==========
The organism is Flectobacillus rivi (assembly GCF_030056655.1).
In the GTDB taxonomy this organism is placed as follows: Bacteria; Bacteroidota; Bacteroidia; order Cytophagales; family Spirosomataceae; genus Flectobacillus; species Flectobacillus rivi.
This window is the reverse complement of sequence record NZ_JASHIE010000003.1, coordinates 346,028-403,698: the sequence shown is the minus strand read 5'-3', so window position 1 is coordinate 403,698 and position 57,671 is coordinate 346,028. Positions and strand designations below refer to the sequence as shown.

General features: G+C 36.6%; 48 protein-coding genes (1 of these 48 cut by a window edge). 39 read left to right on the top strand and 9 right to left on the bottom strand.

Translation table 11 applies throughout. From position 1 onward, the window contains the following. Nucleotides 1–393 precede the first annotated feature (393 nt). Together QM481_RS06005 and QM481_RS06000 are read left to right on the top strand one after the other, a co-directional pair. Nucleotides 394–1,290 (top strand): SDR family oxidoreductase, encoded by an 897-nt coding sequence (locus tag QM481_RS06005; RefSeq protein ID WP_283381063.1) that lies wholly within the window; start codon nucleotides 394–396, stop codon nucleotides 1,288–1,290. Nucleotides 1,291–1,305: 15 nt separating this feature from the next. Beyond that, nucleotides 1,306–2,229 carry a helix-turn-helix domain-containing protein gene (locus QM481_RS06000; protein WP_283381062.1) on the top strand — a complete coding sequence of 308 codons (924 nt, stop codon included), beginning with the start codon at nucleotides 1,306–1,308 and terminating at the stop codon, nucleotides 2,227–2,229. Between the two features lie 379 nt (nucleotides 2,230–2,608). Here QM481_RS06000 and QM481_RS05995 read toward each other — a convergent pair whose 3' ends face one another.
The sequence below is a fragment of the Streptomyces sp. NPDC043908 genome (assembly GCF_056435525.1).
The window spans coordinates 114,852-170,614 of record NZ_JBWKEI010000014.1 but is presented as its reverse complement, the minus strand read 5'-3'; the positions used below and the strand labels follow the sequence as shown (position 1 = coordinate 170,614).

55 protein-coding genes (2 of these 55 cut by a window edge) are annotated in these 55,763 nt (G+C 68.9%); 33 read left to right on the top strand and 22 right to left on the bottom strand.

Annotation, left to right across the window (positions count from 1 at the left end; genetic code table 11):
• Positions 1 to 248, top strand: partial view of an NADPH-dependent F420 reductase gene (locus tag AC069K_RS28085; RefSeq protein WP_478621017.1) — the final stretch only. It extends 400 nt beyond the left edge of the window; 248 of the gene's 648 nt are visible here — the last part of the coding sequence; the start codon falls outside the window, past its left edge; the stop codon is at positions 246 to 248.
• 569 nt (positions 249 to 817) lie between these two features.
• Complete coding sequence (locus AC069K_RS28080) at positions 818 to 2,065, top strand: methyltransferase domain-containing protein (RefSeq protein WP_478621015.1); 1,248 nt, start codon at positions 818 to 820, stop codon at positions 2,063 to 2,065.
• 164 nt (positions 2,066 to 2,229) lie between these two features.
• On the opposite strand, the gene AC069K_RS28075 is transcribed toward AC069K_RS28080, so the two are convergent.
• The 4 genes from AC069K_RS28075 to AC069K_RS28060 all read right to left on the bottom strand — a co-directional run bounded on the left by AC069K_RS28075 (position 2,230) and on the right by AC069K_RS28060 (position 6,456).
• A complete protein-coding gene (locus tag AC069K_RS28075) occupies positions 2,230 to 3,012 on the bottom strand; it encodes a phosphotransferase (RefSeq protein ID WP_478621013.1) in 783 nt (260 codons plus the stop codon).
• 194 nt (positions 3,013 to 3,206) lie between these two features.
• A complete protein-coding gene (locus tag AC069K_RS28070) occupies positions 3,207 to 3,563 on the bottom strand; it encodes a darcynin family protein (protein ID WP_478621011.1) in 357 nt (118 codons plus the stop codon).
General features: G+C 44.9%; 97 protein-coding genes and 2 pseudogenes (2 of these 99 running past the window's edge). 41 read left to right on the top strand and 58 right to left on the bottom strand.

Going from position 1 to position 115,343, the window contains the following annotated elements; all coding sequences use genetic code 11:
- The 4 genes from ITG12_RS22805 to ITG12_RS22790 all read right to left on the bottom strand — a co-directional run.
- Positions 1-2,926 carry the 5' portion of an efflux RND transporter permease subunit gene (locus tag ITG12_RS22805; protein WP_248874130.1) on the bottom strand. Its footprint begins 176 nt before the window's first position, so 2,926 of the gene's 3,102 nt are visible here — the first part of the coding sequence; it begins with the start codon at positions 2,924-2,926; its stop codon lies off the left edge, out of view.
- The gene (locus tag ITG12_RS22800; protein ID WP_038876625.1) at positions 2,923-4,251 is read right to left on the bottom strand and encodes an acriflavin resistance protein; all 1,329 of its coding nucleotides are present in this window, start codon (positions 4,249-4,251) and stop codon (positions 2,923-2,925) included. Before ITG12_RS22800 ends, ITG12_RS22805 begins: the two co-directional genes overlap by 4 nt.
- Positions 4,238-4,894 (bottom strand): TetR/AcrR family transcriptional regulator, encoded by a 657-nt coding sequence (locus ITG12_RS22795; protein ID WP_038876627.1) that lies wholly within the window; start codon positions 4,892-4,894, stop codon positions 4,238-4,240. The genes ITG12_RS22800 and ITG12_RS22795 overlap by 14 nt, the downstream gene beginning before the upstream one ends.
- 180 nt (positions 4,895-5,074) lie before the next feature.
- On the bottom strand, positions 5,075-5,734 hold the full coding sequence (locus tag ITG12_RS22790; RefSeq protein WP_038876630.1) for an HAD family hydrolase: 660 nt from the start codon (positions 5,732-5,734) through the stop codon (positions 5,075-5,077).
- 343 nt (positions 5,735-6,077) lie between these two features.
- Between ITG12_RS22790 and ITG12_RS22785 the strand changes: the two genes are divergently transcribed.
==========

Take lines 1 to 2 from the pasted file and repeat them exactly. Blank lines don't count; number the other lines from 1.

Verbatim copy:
The organism is Flectobacillus rivi (assembly GCF_030056655.1).
In the GTDB taxonomy this organism is placed as follows: Bacteria; Bacteroidota; Bacteroidia; order Cytophagales; family Spirosomataceae; genus Flectobacillus; species Flectobacillus rivi.